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BEDMINSTER, N.J. (AP) — The White House scrambled Sunday to elaborate on President Donald Trump’s response to deadly, race-fueled clashes in Charlottesville, Virginia, as he came under bipartisan scolding for not clearly condemning white supremacists and other hate groups immediately after the altercations.

As the chorus of criticism grew, White Houses aides were dispatched to the morning news shows, yet they struggled at times to explain the president’s position. A new White House statement on Sunday explicitly denounced the Ku Klux Klan and neo-Nazi groups, but it was attributed to an unnamed spokesperson and not the president himself.

Trump remained out of sight and silent, save for a few retweets. One was about two Virginia state policemen killed in a helicopter crash while monitoring the Charlottesville protests, another about a Justice Department probe into the violence.

In the hours after a car plowed into a group of anti-racist counter-protesters on Saturday, Trump addressed the violence in broad strokes, saying that he condemns “in the strongest possible terms this egregious display of hatred, bigotry and violence on many sides, on many sides.”

Speaking slowly from his New Jersey golf club while on a 17-day working vacation, Trump added: “It’s been going on for a long time in our country. Not Donald Trump. Not Barack Obama. It’s been going on for a long, long time.”

The White House statement Sunday went further. “The president said very strongly in his statement yesterday that he condemns all forms of violence, bigotry and hatred and of course that includes white Supremacists, KKK, neo-Nazi and all extremist groups.” It added: “He called for national unity and bringing all Americans together.”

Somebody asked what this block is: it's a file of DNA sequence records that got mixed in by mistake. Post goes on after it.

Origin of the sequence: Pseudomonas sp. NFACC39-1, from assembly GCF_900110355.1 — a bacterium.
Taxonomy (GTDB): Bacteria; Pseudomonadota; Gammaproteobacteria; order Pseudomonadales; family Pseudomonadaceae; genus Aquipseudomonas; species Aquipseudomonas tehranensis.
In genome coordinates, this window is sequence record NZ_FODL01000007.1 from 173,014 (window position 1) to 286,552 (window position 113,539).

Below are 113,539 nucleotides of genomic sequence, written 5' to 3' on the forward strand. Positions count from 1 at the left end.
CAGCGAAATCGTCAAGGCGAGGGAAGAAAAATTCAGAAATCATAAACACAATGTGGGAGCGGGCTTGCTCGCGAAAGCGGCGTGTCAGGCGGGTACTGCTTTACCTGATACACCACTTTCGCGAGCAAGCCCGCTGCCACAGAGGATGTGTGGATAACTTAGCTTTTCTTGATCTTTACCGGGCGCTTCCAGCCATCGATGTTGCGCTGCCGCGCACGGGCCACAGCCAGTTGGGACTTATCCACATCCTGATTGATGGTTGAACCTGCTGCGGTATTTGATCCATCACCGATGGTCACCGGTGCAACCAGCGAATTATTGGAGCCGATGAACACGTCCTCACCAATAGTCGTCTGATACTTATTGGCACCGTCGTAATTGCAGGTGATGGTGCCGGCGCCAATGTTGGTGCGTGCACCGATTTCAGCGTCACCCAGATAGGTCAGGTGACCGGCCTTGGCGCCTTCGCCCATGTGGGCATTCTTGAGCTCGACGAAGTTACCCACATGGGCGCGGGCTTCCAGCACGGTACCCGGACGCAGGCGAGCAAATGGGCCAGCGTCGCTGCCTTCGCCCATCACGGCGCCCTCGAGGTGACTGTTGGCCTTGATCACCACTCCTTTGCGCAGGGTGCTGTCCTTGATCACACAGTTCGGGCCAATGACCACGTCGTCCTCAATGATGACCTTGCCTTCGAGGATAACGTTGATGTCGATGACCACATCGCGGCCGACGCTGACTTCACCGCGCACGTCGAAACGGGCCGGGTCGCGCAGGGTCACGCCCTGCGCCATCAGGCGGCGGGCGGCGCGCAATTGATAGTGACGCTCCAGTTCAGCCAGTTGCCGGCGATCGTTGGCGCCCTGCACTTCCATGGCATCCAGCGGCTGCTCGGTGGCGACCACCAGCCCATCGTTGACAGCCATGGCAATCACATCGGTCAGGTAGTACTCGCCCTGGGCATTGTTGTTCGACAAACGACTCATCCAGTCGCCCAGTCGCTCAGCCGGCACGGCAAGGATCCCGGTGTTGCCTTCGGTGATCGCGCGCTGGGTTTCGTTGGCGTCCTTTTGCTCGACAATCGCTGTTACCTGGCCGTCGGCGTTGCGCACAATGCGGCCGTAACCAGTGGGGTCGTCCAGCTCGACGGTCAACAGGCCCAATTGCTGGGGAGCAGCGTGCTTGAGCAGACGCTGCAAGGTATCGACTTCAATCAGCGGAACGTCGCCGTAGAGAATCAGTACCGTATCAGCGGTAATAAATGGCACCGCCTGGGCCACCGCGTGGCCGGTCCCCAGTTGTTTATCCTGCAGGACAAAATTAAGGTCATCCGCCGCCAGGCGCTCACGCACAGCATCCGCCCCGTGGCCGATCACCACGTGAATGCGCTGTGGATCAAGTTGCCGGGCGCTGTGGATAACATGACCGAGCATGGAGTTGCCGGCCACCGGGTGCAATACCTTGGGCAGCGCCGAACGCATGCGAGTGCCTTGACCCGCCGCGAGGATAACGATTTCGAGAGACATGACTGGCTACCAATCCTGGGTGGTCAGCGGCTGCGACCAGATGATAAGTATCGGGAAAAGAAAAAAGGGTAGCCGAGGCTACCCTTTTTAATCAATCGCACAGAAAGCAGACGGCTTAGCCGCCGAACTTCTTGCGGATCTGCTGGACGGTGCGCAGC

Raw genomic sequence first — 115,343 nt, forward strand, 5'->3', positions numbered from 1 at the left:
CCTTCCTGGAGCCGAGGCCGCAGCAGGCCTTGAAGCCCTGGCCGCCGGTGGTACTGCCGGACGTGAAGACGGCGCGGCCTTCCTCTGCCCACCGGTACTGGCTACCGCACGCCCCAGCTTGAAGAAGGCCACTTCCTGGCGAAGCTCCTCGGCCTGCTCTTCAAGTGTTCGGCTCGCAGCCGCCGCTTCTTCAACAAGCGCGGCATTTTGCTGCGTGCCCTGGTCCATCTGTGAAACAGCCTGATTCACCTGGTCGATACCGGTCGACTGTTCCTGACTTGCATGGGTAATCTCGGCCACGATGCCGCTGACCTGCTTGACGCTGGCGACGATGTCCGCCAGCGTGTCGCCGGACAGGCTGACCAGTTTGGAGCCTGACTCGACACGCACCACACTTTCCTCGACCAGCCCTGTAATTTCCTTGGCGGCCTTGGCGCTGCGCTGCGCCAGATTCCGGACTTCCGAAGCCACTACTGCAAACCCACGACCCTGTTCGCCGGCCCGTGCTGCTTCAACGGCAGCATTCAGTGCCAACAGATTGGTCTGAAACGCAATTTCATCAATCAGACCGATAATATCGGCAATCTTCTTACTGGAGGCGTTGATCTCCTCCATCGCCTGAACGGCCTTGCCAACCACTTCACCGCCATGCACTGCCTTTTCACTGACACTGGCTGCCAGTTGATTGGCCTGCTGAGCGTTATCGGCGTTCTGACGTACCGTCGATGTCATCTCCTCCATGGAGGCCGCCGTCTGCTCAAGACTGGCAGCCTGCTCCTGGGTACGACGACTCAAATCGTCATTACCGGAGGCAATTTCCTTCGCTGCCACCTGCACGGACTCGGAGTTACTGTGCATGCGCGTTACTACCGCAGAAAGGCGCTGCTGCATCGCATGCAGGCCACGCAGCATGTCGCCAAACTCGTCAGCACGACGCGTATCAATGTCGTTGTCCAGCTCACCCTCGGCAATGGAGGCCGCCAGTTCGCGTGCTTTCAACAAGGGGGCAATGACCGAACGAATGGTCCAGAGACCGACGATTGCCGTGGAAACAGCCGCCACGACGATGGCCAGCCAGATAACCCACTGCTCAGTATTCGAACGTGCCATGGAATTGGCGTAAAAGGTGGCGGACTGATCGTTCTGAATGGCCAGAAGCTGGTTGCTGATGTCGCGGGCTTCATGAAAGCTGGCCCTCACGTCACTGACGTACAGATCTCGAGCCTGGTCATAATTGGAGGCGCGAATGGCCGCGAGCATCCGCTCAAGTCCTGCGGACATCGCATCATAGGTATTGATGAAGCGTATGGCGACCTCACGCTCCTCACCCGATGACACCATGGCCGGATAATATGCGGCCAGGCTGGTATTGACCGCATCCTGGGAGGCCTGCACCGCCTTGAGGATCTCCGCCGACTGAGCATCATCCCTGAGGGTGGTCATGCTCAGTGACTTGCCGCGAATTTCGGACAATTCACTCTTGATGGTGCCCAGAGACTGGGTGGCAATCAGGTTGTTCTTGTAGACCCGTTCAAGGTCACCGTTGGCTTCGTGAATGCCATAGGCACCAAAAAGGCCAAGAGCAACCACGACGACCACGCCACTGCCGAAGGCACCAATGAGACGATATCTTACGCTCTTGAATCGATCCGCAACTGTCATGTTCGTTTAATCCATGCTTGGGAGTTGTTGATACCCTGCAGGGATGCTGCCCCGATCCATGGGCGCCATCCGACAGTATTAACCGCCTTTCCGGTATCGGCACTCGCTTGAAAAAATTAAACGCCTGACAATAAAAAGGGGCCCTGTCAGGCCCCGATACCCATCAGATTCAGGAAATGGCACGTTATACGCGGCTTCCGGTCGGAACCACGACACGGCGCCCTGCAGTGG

The White House did not attach a name to the statement. Usually, a statement would be signed by the press secretary or another staffer; not putting a name to one eliminates an individual’s responsibility for its truthfulness and often undercuts its significance.

Trump’s national security adviser, H.R. McMaster, said Sunday that he considered the attack to be terrorism. On Saturday, Trump had not responded to reporters’ shouted questions about terrorism.

“I certainly think anytime that you commit an attack against people to incite fear, it is terrorism,” McMaster told ABC’s “This Week.” ”It meets the definition of terrorism. But what this is, what you see here, is you see someone who is a criminal, who is committing a criminal act against fellow Americans.”

The president’s homeland security adviser, Tom Bossert, defended the president’s initial statement by suggesting that some of the counter-protesters were violent, too. When pressed during a contentious interview on CNN’s “State of the Union,” he specifically condemned the racist groups.

The president’s daughter and White House aide, Ivanka Trump, tweeted Sunday morning: “There should be no place in society for racism, white supremacy and neo-nazis.”

Virginia Gov. Terry McAuliffe, a Democrat, said he spoke to Trump in the hours after the clashes and that he twice told the president “we have to stop this hateful speech, this rhetoric.” He said he urged Trump “to come out stronger” against the actions of white supremacists.

On Saturday, Republicans joined Democrats in criticizing the president for not specifically calling out white nationalists. Sen. Cory Gardner, R-Colo., tweeted: “Mr. President – we must call evil by its name. These were white supremacists and this was domestic terrorism.” Added Sen. Marco Rubio, R-Fla.: “Nothing patriotic about #Nazis,the #KKK or #WhiteSupremacists It’s the direct opposite of what #America seeks to be.”

The president did not have any public events on Sunday. White House staff did not share any information on his activities except that he and his staff were monitoring the aftermath of the violence in Virginia.

White nationalists had assembled in Charlottesville to vent their frustration against the city’s plans to take down a statue of Confederal Gen. Robert E. Lee. Counter-protesters massed in opposition.